Tuesday, September 5, 2017

Clutch Fleischmann and Torrey Peters talk about Joss Barton

Below is the next installment in a series on trans writers, genre, and the essay, where I talk with Torrey Peters about the writer Joss Barton and Barton's piece “Lord, Be a Femme.” Check out some other recent interviews in this series-- most recently, conversations with Trish Salah and Cameron Awkward-Rich about their own work.

Before you begin, check out Barton’s “Lord, Be a Femme,” and make sure to check out Nameless Woman: An Anthology of Fiction by Trans Women of Color (edited by Ellyn Peña, Jamie Berrout, and Venus Selenite), where "Lord, Be a Femme" also appears.

T Clutch Fleischmann:

Thanks for taking the time to talk to me about an essay (or essay-type thing) you love. I reached out to you for this project in part because I appreciate the way you center trans women in your own writing-- you distribute your work directly to trans women, you explicitly make trans women your audience, you pay deep attention to writing by other trans women, that sort of thing. So I was curious who you would pick to chat about, but not surprised when you immediately suggested something by Joss Barton, a writer we both appreciate. Could you start by telling me a little why you like Barton’s writing, and what you like about “Lord, Be a Femme” in particular?

Torrey Peters:

Morgan M Page, who runs the trans history podcast ONE FROM THE VAULTS, was talking on twitter the other day about how the immediacy of social media and social media critique has dulled the edge of queer art. How young artists run the risk that when they release a work that’s confrontational and difficult, within a few hours, people (often from their own communities) will come after them in that distinctively awful online manner. As a consequence, Morgan wrote (or tweeted, I guess), artists, chilled by online conflict, have begun to produce work that is more anodyne, that appeals to crowd wisdom, that doesn’t challenge or upset, and that functions in an internet-friendly mode. But! Morgan named a single exception, an artist who, to paraphrase somewhat, seemingly doesn’t give a fuck about the properties of her readers: Joss Barton.

Set against Morgan’s concerns, I think Joss’s work is doubly impressive because not only does she thwart the online encouragement of toothless art, she does so while publishing almost entirely online, on online-only mediums. She ignores the beast from within the belly of the beast--or whatever the cliche would be.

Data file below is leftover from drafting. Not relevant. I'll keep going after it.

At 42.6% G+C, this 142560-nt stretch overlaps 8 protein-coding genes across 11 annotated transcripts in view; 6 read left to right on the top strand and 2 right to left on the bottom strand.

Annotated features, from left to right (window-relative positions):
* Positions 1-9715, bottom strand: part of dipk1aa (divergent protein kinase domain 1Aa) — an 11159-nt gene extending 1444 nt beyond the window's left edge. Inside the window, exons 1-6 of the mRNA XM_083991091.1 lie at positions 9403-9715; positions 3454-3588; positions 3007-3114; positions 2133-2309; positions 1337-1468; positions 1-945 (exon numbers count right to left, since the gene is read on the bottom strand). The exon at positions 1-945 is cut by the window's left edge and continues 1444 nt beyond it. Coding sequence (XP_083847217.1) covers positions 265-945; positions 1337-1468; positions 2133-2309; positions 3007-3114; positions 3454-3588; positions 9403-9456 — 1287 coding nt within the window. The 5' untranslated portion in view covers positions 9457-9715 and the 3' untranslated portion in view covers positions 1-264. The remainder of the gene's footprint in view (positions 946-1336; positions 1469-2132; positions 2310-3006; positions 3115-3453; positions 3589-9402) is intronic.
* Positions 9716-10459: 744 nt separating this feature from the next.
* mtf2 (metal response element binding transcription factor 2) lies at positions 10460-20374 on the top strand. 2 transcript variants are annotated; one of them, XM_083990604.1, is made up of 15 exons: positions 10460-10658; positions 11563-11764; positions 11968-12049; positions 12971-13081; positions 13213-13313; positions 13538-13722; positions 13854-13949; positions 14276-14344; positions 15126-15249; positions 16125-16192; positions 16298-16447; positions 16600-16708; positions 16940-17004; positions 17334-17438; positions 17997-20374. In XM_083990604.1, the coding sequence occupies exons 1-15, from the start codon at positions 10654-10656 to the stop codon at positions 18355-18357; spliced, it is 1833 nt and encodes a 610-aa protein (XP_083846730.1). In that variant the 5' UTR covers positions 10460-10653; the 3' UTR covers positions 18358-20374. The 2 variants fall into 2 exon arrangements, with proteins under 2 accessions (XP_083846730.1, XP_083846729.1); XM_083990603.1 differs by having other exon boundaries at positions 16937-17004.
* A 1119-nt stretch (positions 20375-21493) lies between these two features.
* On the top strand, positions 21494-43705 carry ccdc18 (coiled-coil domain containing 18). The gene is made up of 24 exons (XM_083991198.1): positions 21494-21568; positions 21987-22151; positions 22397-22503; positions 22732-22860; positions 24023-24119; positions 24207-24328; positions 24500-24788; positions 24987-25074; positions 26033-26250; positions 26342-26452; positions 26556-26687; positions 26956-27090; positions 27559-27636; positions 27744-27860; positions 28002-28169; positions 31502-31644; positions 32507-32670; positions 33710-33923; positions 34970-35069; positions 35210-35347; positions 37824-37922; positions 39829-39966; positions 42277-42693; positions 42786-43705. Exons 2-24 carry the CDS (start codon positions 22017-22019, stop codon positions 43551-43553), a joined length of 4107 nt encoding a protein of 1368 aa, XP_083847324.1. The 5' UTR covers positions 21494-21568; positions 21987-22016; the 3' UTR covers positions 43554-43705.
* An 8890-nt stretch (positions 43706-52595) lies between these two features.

I follow a lot of queers on social media, many of whom work very hard to show off how little they care about propriety (I’m also guilty of that). As you scroll down through the endless ho-hum photos and posts of queer paraphernalia and style...suddenly there’s Joss: with a piece about PReP, or craving cum--written in a tone that is not about shock value at all, but instead communicates that she wrote what she did because she’s just simply giving voice to an honest desire--and I, scrolling through my phone hours later and many miles away, genuinely gasp at her audacity, and then can’t help but clutch at my pearls, unable to keep myself from worrying how can she be saying all this, what will it cost her????

Social media and blogs purport to be about communicating immediacy and raw experience, but in fact, like most online mediums, often devolve into the practice of posing and carefully crafting a persona. As a result, when someone like Joss comes along, and shows what actual unposed desire or pain can look like, it’s completely shocking and possibility-expanding. Yet her essays are also kind of a paradox for me, because they are so nakedly honest, and yet also so carefully constructed. So anyway, I chose “Lord Be A Femme,” not just because I think it’s great, but because I wanted your help in thinking through how she achieves all of this.

I read through what Morgan M Page was saying-- it hits on some of the unease I have with a lot of the queer or trans discourse I encounter lately. I appreciate you bringing that into this conversation. I’m especially excited to talk about that in relation to desire and pleasure. We have this massive amount of literature and art that explore desire-- what it means to be the desiring body, how desire and pleasure can impact meaning and selfhood, how desire becomes both a formative element in politics and also a problem in political communities. It’s not hard to find messy desire, or desire that might be politically problematic, or radical desire, all these things that become central in modern essay traditions. I’m thinking of Closer to the Knives, Herve Guibert, City of Nights, The Argonauts, Audre Lorde, Gloria Anzaldúa, etc. All these explorations of the thinking self and the autobiographical self as a self that desires, cruises, engorges, defecates, fucks, celebrates, and encounters.

But in terms of writing about the trans self, and writing from the position of a whole trans self that is allowed all those ranges of being we see in traditions of cis writing and cis queer desire, we don’t have as many models. I think there are models available, and I think we can find trans desire as soon as we can locate trans writing-- “My Words to Viktor Frankenstein,” say, or Sandy Stone, or Trish Salah, or Ralph Werner, or Max Wolf Valerio. But on large right now I’m also hungry for more examples, and surprised at how difficult it is to locate them sometimes, especially if we look to essay and nonfiction instead of to poetry and fiction and erotica, which offer a few more.

So I’m really glad, also, to have Barton’s work for all of these reasons, and appreciating it even more when taken in the context of what Morgan Page pointed out.